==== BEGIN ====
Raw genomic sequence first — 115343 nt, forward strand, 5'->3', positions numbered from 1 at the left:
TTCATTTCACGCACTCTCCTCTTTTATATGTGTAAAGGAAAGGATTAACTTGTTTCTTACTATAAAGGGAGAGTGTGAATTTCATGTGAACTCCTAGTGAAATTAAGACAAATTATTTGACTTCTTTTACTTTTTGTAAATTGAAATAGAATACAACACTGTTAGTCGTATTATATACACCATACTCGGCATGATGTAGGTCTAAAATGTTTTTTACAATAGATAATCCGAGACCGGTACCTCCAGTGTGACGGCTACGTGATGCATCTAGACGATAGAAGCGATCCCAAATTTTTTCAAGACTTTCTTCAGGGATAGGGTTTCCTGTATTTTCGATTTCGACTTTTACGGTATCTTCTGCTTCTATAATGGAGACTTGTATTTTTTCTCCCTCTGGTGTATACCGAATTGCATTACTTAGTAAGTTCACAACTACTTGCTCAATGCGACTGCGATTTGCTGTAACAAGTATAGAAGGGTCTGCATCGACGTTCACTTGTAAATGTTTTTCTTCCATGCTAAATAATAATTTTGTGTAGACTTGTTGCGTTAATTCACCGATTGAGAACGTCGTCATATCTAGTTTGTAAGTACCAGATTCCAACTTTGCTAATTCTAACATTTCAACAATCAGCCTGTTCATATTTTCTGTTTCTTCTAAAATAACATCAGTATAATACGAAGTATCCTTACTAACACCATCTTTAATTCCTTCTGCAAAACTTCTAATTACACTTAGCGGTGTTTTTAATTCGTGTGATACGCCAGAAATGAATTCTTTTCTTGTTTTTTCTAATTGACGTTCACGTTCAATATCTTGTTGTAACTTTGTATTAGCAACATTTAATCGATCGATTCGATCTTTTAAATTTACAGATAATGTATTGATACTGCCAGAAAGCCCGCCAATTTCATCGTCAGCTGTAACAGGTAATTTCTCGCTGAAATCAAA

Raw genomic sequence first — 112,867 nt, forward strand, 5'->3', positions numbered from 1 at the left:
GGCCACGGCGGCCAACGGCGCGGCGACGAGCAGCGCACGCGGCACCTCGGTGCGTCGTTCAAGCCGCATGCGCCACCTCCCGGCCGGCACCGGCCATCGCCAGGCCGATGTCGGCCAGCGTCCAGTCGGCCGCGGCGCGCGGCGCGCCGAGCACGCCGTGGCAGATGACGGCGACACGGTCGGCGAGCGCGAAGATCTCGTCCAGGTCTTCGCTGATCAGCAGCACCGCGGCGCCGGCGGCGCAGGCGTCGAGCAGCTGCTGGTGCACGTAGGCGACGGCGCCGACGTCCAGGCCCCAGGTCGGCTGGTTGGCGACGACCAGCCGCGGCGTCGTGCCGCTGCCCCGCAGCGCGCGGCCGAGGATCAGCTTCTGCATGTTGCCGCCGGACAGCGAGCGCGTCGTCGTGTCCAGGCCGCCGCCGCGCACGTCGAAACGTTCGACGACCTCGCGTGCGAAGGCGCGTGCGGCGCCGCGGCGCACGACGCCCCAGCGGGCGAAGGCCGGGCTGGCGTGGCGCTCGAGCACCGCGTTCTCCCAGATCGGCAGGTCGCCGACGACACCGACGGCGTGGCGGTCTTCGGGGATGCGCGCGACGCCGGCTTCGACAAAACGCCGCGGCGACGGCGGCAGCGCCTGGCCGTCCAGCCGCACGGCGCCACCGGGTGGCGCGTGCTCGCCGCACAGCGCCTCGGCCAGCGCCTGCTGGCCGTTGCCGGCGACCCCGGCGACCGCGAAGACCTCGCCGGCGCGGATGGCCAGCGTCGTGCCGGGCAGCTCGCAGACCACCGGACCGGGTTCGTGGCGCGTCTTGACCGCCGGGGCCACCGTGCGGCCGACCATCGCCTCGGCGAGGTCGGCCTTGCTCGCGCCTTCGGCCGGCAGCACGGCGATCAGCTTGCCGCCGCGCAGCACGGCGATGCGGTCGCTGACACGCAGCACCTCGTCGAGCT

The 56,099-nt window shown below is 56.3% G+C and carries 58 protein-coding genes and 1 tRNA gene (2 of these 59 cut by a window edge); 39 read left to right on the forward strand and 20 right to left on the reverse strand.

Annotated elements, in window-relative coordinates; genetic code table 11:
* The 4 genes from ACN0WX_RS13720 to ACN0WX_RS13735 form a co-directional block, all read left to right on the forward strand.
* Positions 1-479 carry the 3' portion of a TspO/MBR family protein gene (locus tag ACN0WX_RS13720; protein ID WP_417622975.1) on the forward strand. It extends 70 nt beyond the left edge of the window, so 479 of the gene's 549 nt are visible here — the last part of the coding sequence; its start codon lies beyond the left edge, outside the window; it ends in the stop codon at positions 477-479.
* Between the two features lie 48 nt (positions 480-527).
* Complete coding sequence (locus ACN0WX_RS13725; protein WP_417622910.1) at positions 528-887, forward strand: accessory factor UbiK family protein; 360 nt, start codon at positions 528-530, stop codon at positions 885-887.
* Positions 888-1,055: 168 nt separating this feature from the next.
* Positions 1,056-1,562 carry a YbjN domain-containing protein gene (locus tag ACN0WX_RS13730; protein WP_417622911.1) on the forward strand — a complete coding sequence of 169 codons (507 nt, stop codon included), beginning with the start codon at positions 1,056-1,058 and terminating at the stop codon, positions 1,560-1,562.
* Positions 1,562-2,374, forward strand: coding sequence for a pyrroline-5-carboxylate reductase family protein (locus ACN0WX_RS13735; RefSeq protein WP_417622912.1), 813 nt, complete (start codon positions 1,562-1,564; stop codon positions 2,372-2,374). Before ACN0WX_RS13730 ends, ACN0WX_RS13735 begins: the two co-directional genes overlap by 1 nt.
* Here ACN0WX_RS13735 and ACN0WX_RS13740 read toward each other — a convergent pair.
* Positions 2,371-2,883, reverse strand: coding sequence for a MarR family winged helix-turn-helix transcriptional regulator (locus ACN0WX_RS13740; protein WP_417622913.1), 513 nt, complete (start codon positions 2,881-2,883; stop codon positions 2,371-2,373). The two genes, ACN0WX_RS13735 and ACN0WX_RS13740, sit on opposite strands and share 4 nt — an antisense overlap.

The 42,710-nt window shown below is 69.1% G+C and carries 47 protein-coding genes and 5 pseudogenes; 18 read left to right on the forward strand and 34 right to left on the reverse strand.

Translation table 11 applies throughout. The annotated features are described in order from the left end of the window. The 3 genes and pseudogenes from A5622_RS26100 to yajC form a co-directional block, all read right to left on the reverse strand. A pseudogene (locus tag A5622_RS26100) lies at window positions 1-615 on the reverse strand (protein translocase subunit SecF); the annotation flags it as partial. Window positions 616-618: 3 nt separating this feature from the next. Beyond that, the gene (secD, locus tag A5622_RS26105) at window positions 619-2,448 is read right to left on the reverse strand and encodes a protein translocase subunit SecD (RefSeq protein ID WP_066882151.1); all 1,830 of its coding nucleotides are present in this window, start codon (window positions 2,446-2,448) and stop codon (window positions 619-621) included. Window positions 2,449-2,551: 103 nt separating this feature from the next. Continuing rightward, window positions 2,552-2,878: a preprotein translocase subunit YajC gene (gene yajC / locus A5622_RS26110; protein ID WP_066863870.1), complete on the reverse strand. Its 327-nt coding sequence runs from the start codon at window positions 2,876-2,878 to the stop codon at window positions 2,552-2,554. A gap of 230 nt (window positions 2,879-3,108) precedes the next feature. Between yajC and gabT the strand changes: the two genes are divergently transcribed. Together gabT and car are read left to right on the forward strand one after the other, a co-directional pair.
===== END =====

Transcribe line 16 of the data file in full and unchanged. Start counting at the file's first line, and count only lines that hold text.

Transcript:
The 42,710-nt window shown below is 69.1% G+C and carries 47 protein-coding genes and 5 pseudogenes; 18 read left to right on the forward strand and 34 right to left on the reverse strand.